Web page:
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The True Value of Cybersecurity Certification

(The Agony of Hiring Cyber Talent — PART 2)

In part one of this series on “The Agony of Hiring Cyber Talent”, I delved into the shortage of talent and some of the main problems with finding a hire for the cyber security industry (although it is certainly not limited to this field.)

In this part, we will explore the various methods on how to obtain certifications, the pros/cons and methods to obtaining these, and the perceived value to the employee as opposed to the actual value of hiring those who have obtained said certification.

“Do I actually need certification?”

According to a recent report by the US Bureau of Labor Statistics, the average salary for an information security analyst in the US is $98,350. Because of the shortage of trained cybersecurity professionals (see my previous article), many organizations rely on the potential candidate’s obtainment of industry certificates as an indicator of legitimacy and applicable knowledge. This niche certification, along with demand, is what is driving up the price of the position and other security roles in cybersecurity.

Now I’m not going to discount the benefits of University or any post-secondary education. The attendance of these often helps towards obtaining career goals or even getting one’s foot in the door. However, we can’t ignore the fact that no matter how recently the course was completed, by the very nature of the cyber security business the textbooks and teachings are already out-of-date by the time he or she hits the workforce. On top of that, post-secondary education is expensive and generally takes up to four years of commitment.

In lieu of the more traditional training routes such as universities and colleges, many of those looking to get into the cybersecurity field are going online to get certification. This is a viable route, and much like university it does require the student to invest significant time and money, around $2–5000 from an accredited online learning academy. Some of these are GIAC, SANS, CAPSLOCK, cybary, and udemy, although this list is by now means complete and is constantly growing. Additionally, consider looking into ISACA, ISC(2), ISSA, and The SANS Institute. Of course certification can also be done for free, or for a nominal amount, but bear in mind you get what you pay for.

“What are the best cybersecurity certs?”

As expected, the skills required to work in cybersecurity vary depending on the position and company, but generally will include penetration testing, risk analysis, and security assessment. Certified in Risk and Information Systems Control (CRISC), Certified Information Security Manager (CISM), and Certified Information Systems Security Professional (CISSP) are generally the most sought out by hiring cyber security companies. Others include:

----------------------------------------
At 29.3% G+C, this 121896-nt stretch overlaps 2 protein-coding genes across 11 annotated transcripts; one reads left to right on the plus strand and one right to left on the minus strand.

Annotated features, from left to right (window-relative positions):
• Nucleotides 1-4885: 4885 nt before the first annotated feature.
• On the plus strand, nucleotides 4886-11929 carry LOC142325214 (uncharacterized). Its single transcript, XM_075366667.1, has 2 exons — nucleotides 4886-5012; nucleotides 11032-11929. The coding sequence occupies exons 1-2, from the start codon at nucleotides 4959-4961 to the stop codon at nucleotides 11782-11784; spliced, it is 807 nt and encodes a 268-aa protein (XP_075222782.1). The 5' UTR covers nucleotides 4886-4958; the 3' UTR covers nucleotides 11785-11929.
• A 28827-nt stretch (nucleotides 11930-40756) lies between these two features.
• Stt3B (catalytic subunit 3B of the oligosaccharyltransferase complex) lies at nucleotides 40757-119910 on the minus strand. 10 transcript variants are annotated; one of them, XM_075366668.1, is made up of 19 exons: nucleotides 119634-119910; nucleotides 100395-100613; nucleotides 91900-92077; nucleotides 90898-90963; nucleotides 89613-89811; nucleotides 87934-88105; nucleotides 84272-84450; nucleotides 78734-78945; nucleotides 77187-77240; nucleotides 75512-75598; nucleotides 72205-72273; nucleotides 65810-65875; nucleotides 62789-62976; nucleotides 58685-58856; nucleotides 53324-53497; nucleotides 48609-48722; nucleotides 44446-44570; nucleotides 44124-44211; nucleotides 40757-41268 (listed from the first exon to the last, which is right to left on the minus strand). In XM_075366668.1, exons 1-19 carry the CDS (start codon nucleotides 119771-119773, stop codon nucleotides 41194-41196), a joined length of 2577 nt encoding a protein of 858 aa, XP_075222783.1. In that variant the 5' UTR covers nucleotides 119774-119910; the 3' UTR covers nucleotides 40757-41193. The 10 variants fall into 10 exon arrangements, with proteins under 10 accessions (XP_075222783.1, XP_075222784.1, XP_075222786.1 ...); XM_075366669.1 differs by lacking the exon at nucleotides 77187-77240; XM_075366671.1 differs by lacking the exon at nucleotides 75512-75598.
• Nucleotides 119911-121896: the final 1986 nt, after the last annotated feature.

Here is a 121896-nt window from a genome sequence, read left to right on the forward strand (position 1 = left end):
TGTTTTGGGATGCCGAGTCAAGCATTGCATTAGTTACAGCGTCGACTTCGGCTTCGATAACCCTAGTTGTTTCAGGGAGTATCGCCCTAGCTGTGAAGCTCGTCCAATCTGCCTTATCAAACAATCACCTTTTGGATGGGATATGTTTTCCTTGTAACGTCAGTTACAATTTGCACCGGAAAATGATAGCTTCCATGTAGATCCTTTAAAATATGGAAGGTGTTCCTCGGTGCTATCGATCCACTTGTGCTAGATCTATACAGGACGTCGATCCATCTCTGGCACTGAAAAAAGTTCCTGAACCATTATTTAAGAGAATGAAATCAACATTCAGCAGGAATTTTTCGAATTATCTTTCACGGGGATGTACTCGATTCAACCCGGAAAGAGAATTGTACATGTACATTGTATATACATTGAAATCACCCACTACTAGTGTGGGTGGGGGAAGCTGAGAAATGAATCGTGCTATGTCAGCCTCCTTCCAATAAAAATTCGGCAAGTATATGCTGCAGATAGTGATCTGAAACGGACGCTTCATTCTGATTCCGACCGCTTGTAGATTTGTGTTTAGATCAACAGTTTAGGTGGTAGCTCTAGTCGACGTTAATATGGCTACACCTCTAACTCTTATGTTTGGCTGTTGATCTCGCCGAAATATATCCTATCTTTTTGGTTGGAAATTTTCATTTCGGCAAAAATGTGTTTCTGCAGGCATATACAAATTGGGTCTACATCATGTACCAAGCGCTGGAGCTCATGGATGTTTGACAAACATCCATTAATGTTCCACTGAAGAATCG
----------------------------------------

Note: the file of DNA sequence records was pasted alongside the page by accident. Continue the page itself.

• CEH — Certified Ethical Hacker (EC-Council)
  • CHFI — Computer Hacking Forensic Investigator (EC-Council)
  • CyberSec First Responder: Threat Detection and Response (Logical Operations)
  • Security+ — (CompTIA)
  • CCSP — Cloud Security Certification ((ISC)2)
  • CySA+ — Cybersecurity Analyst+ (CompTIA)

“It’s better to give your employees a 20K raise than to buy them certs”

Anytime one invests money and time into advancing career knowledge it should reflect on one’s paycheque. I’m not arguing that point and indeed most employers have no problem with that, either. But, the problem is that the training is dated, or not relevant to the organization, so the employer has to re-train regardless. Or at least they should; recent breaches certainly suggest otherwise. The bottom line is that the cost of the cert investment is often not reflected in the actual value delivered.

So, is it any wonder that many companies are reluctant to invest in industry certification given how expensive they are, especially when the person who gets the cert(s) tend to get an inflated sense of worth as market value for them increases — even though the certification doesn’t necessarily represent the skill and capacity of that individual.

In fact, from a risk perspective, an employer is better off taking the, say $20K or so in certificate costs and giving it straight to the employee as an incentive or raise, then instructing them to do tailored self-training, focused specifically on the company’s needs. In this scenario, an employee may be more likely to stay than if you give them $20K of certs in lieu of the pay raise.

We have learned first-hand on more than one occasion that hiring a university or online academy graduate still required training the hire from scratch, because the teaching wasn’t strong enough or even remotely real world applicable/relevant. Plus, we’ve encountered an occasional reluctance to do the training, because they’ve “already done it. What’s the point?”

The truth is, one needs neither a bachelor’s degree in a specific field nor any certifications to be great at security. Cybersecurity is a learned skill, best absorbed through hands-on experience.

So what are the options? Well, having an internal training program to develop our own tailored “certs” is the route we’re exploring, and it seems to work. We will delve into this deeper in the finale of this series…

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